One of the most important tenets of the family is not to let finances prevent a family member from attending. This has worked well for the past 28 years, and it will guide any funding structure that we put in place.
Richard Connor is a semi-retired aerospace engineer with a keen interest in finance. He enjoys a wide variety of other interests, including chasing grandkids, space, sports, travel, winemaking and reading. Follow Rick on Twitter @RConnor609 and check out his earlier articles.
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Sounds like a great time. My wife and I have taken our 4 grown kids and their spouses on a couple of Caribbean cruises. Recently we rented a house for a week in Park City in a January for about $13,000. This year we rented a suite with food and beverages included for a Celtics game just before Xmas, for about 20 adult family members. We’ve been fortunate enough to be able to pay for these events, and everyone appreciates it. As Richard said about his family, all our kids have good jobs, own homes and have families of their own, so we enjoy doing this for them.
Your family sounds wonderful. We recently had a similar get-together for a group of old friends. One of them, who lives close to the venue, went to a whole string of restaurants and diners and sampled the menus for breakfast, lunch and dinner over three months. After his feedback, we decided on where we were going to eat/order in during that week.
We collected the funds (lodging and food) about six months in advance. A couple of people who paid could not show up. With their consent we used the money to sponsor other friends who didn’t have the financial means. Any money that was left over was donated to charity. Or, it can be rolled over to the next year.
Wow! I arranged a three-night beach house stay for my mom’s 80th birthday last year in Sonoma County (CA). The house had six bedrooms, and there were 12 of us (13 for one night, but my 20-something daughter slept on a couch for that night). It cost $400 per person for the three nights (total). I used Vrbo to find the house.
It worked out well, and the money part was fine. I booked it and everyone paid me promptly. I’m wondering how you manage the meals for so many people. Do you hire a cooking staff? Take shifts?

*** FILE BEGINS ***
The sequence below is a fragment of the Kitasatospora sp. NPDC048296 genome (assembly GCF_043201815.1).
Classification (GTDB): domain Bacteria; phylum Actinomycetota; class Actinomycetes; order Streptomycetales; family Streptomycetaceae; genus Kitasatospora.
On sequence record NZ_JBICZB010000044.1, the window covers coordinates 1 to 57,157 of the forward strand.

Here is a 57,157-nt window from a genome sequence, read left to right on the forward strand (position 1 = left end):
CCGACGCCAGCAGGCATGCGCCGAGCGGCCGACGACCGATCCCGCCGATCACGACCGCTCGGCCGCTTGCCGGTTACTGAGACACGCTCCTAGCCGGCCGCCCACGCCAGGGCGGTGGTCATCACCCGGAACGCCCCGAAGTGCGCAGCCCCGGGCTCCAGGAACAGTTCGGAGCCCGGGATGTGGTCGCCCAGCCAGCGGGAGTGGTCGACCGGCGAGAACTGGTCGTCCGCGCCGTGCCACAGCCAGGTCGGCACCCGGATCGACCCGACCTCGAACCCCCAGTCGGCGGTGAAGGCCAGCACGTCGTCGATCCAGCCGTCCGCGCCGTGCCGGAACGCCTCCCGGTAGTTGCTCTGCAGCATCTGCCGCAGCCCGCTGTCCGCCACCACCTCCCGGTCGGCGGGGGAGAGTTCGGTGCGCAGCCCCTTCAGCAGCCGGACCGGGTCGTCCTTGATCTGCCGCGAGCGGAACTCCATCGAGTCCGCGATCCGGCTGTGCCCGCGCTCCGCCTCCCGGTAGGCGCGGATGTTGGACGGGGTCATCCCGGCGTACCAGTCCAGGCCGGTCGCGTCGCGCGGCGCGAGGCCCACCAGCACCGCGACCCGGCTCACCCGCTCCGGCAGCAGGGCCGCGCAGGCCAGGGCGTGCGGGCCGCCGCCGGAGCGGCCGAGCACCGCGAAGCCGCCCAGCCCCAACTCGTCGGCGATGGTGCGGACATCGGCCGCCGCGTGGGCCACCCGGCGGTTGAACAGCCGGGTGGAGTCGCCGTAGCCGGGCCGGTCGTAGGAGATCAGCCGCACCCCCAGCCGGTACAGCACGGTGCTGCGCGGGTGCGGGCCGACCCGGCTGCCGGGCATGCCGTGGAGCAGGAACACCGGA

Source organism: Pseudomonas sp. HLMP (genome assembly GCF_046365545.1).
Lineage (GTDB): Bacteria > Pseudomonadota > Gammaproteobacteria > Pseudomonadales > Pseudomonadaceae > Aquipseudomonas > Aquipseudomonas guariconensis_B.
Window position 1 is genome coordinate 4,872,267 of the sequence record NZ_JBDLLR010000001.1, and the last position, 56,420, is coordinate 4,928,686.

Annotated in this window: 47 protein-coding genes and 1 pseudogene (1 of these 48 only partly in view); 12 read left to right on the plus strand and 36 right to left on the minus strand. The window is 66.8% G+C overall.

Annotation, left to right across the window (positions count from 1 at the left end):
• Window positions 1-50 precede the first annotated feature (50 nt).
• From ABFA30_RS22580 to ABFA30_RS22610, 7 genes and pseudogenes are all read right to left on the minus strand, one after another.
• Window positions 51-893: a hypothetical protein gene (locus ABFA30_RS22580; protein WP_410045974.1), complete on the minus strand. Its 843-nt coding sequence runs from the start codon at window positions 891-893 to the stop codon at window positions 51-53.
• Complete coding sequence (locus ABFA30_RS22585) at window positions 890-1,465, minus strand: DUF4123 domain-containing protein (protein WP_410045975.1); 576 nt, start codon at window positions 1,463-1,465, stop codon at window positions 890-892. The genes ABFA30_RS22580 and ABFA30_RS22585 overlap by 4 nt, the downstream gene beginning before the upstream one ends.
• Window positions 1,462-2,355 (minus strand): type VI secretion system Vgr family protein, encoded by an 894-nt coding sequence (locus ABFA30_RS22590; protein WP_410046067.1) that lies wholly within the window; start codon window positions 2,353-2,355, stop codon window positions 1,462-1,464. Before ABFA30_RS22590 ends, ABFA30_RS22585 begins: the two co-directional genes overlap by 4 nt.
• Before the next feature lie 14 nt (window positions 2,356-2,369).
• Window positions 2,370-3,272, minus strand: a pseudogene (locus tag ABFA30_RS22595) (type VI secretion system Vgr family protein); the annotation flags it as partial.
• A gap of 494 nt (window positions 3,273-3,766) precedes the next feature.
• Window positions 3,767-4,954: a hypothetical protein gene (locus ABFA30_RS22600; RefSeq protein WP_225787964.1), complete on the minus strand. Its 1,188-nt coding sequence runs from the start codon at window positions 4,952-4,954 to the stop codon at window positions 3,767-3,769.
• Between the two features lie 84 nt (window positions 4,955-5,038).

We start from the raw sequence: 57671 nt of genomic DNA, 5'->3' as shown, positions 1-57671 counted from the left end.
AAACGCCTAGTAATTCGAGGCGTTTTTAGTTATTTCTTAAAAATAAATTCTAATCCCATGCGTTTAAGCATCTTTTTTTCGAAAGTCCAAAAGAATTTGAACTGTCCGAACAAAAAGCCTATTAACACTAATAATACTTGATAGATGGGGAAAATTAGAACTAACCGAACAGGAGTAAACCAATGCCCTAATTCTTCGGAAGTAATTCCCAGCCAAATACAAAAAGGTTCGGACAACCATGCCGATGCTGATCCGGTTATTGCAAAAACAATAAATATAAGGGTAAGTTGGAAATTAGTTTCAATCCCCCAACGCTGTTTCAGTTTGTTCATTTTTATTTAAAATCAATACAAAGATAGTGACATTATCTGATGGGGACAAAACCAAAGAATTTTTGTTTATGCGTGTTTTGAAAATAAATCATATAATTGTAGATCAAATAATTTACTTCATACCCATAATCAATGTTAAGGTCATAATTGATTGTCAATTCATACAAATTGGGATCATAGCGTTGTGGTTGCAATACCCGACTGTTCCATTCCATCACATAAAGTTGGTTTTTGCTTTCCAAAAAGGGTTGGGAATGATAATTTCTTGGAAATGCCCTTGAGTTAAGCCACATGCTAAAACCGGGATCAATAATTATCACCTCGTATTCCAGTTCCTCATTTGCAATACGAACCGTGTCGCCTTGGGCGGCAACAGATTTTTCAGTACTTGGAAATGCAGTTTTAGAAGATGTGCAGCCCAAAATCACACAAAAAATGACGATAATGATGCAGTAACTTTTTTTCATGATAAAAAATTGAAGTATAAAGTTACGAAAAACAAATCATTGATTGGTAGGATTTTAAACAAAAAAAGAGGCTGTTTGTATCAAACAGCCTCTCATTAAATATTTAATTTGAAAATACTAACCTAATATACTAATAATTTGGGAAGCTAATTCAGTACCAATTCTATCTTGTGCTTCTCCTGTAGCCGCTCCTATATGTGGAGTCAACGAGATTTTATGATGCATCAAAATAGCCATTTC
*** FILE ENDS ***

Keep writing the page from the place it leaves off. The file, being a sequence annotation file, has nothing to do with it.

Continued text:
For our three days, we signed up for different meals and brought groceries in with us because there wasn’t a major grocery store around. We didn’t run out of food, but my brother-in-law and another guest almost came to blows over cooking steaks one night—the gas BBQ didn’t work and we had to pivot to the stove/oven.
Meals are a big deal. Each family takes a night to cook. We have Keto, vegetarian, gluten free, young children, and picky eaters to take into account. Over the years we have moved to simpler meals, especially things that can be made ahead of time. The OBX grocery stores have improved over the years so there is no issue with shopping for anything we need.
I have suggested hiring a cook/clean-up crew but so far no takers.
Thanksgiving dinner is a collaboration. We rotate the turkey responsibility among the 5 families. Everyone else contributes their favorite side dish. I make my grandmother’s cranberry sauce, the stuffing, and usually provide some nice wines.
We love Sonoma and Napa. Every time we visit my wife looks at me and says “tell me again why we don’t live here?”. We’ve also become big fans of the whole Central coast region, and Paso especially.
Rick, thanks for sharing this story about your family. You are right, it is a great testament to the leadership of your wife’s parents in instilling the value of family in their children. And your generation appears to be carrying and passing the torch along to the next.
Sounds like a great tradition, and nice that everyone wants to contribute. Interesting perspective on cost per night. We’re in the Outer Banks right now. In an Airbnb that sleeps two 🙂
Thanks Michael1.If you drive along the beach in KDH, around MP 7 to 10 you will the number of existing and under-construction large houses available for rent. Enjoy the OBX.